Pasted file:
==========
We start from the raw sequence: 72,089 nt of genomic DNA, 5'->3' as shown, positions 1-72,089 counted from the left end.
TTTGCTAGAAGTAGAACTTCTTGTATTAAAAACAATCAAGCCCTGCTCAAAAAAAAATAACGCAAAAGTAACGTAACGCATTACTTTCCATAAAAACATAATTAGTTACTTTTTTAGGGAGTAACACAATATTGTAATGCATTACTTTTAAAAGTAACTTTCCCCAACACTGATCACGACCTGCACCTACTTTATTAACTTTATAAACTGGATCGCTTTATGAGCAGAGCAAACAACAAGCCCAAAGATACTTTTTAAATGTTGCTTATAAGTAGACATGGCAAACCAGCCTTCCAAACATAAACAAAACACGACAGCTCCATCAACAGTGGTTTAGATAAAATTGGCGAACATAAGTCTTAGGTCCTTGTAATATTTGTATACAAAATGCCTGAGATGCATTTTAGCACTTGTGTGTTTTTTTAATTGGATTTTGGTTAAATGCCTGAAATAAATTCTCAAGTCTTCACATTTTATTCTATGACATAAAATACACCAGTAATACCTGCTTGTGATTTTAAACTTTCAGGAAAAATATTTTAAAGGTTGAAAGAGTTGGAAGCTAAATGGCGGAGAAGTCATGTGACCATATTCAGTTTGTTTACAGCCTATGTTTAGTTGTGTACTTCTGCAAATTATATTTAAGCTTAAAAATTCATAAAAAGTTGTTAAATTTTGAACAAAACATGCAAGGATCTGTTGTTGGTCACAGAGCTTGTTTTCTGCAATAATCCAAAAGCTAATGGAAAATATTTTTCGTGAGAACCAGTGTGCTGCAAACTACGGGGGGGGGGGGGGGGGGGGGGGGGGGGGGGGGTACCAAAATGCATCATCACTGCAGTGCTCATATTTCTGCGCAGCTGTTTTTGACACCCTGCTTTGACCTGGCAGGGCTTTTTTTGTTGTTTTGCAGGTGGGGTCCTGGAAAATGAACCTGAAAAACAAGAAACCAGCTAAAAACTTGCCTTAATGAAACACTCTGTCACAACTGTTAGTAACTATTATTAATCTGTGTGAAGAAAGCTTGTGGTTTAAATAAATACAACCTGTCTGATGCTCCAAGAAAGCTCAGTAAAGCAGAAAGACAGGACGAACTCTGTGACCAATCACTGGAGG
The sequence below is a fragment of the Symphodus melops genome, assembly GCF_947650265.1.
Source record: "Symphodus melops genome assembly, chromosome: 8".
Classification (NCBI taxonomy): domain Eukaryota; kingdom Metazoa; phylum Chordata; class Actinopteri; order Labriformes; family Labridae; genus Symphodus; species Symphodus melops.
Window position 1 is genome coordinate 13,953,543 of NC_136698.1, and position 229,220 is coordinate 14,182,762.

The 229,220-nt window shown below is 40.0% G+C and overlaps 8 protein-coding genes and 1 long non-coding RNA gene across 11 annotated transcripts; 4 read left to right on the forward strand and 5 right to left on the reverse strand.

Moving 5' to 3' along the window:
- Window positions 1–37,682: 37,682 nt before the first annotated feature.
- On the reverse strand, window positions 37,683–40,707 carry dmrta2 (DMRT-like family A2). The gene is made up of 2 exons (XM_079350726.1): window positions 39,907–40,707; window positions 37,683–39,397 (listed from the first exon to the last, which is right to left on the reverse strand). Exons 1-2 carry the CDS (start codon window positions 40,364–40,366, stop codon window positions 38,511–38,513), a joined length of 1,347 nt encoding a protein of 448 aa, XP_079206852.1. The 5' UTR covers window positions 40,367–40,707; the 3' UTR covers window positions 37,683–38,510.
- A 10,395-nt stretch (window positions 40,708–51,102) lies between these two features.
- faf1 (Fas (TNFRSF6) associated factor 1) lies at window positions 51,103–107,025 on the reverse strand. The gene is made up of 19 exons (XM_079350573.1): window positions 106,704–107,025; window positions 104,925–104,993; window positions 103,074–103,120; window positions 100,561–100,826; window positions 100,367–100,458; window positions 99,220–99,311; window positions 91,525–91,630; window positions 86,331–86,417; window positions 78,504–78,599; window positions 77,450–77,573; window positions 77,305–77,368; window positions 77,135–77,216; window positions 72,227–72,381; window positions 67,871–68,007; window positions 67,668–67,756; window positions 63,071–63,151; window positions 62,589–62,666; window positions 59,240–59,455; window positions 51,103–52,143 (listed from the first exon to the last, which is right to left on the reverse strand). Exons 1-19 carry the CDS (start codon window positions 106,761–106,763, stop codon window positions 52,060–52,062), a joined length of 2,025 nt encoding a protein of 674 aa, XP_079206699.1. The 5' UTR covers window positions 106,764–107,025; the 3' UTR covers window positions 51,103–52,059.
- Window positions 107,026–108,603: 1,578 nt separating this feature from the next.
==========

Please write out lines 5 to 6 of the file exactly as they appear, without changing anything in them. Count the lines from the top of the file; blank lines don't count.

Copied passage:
Classification (NCBI taxonomy): domain Eukaryota; kingdom Metazoa; phylum Chordata; class Actinopteri; order Labriformes; family Labridae; genus Symphodus; species Symphodus melops.
Window position 1 is genome coordinate 13,953,543 of NC_136698.1, and position 229,220 is coordinate 14,182,762.